If Jonathan were not already president, I would have recommended some management and leadership programmes at home and abroad. From these, he would learn that loyalty is an overrated virtue and leaders only succeed if they surround themselves with the best people, draw from their wealth of knowledge, know how to use the power that they wield, and are unafraid to take decisions.
A leader who is more concerned about taking his precious time like he has all the time in the world, in a bid to avoid mistakes, has no business leading. Besides, if Jonathan has tried to depict himself as one who is measured and careful in the decision making process, he has failed woefully at it.
In fact, by his inactions and tardiness, the president has lent credibility to the leaked diplomatic cable sent by the former US ambassador to Nigeria, Ms. Robin Givens, to the US State Department. In that cable, she described Jonathan as “underwhelming” and eager to blame Yar’Adua’s minders from shielding the late president, who was sick and incommunicado at the time, from him and creating the leadership vacuum.
Well, Nigerians are tired of Jonathan’s excuses, as they no longer hold water. In addition to being Yar’Adua’s understudy, he has had more than two and half years learning the ropes as the country’s substantive president. If he is seeking perfection, he will never find it. Indeed, good leaders learn from their mistakes and correct them. What Nigerians seek is a president who will solve the numerous problems and challenges confronting the nation, not one who shies away from them.
Two Wrongs Don’t Make a Right
Shortly after Ms. Arunma Oteh, the Director General of the Securities and Exchange Commission, was appointed to oversee the capital market, she went about her job with unconcealed zeal. Borrowing a leaf from Sanusi Lamido Sanusi, the central bank governor, she deployed slash-and-burn tactics to clean up the rot in the capital market.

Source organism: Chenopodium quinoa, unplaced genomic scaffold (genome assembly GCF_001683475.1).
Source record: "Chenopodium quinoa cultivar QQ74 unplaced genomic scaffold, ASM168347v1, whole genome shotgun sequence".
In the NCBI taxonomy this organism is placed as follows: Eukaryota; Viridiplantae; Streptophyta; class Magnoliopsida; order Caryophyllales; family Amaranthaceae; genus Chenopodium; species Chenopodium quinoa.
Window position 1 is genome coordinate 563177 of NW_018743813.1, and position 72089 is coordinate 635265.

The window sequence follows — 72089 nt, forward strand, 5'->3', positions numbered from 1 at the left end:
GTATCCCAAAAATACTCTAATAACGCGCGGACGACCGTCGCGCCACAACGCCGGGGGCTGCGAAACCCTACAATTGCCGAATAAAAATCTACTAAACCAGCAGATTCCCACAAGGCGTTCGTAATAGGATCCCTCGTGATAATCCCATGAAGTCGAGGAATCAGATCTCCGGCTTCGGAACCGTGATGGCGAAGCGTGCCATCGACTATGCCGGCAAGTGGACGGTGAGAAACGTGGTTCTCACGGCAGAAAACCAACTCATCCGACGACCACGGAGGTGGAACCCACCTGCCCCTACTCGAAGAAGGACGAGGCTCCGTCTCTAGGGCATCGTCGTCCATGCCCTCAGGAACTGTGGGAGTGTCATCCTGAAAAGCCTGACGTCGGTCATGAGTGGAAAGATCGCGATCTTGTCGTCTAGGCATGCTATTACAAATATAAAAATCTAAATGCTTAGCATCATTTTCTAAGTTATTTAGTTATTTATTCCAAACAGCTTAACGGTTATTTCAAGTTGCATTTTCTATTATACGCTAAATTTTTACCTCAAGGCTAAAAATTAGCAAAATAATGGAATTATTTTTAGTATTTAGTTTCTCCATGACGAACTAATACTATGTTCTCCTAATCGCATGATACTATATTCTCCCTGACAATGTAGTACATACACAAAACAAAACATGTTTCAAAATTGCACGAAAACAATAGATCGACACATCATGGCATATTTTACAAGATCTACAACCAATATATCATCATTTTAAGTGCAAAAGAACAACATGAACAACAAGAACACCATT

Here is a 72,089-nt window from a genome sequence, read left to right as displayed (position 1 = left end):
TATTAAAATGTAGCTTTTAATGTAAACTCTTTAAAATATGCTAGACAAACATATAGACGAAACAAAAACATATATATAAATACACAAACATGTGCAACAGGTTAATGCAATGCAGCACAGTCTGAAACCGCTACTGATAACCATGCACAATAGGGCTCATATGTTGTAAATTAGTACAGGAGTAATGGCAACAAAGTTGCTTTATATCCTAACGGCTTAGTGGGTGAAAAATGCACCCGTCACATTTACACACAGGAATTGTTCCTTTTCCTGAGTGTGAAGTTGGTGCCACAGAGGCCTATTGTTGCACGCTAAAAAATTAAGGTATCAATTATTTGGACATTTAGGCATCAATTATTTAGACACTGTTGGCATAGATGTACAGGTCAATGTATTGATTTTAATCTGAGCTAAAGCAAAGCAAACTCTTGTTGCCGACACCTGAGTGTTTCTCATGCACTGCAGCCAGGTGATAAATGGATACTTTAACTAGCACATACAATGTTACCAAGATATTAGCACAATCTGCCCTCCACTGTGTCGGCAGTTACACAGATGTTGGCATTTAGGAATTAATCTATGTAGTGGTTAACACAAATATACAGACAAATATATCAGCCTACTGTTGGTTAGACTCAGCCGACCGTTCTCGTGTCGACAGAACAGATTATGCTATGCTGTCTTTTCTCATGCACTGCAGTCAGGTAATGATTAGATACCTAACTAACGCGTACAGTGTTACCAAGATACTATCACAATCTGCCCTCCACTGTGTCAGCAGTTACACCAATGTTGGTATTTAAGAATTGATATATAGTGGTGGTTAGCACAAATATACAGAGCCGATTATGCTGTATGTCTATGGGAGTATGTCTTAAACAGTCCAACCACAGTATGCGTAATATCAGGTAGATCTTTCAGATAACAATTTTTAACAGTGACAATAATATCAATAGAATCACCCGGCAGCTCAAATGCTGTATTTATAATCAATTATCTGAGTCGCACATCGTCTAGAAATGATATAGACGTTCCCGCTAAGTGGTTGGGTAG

With mixed results and disgruntled employees, who were dissatisfied with her management style at SEC, it was only a matter of time before either of the chambers in the National Assembly was going to beam its search light on the capital market. It was the House of Representatives that jumped into fray.
The public hearing into the near collapse of the capital market was not a pretty sight. Ms. Oteh and the leadership of the House Committee on Capital Markets and Institutions had a head on collusion. Both sides accused each other of sundry issues, chief of which was the allegation made by Ms. Oteh that the committee’s antagonism towards her had arisen from the demand for a N39 million bribe, which she declined to give its members. Owing to the blemished reputation of the House, the public believed her.
But from internal memos that were later to emerge from SEC, it turned out that Ms. Oteh, under oath, had made a false representation against the members of the committee and perjured herself. It was not something that the House of Representatives was going to forgive. Ever since, the House, in conjunction with the Senate, has demanded for her sack. But President Goodluck Jonathan has refused to oblige the National Assembly’s demand.
In order to force his hand, the National Assembly included a clause in the 2013 Appropriation Bill effectively denying SEC of its budgetary allocation, until Ms. Oteh is removed from office. The inclusion of the clause was unprecedented. Not only was it unprecedented, the National Assembly had abused its position to drive home its point.
While this column is sympathetic to House committee members who were falsely accused by Ms. Oteh of demanding for a N39 million bribe, and believes that she owes them and the National Assembly an unreserved apology, it will not applaud the National Assembly for jeopardising the operational capacity of SEC to effectively discharge its duties as the regulator of the capital market. Ms. Oteh is not SEC; she is simply one of its employees who remains in office at the pleasure of the president.
The National Assembly, especially the House of Representatives, has taken its personal war with Ms. Oteh a step to far. In the interest of SEC, the capital market, the investing public and for the sake of its reputation, the National Assembly should expunge the pugnacious clause from the 2013 Appropriation Bill.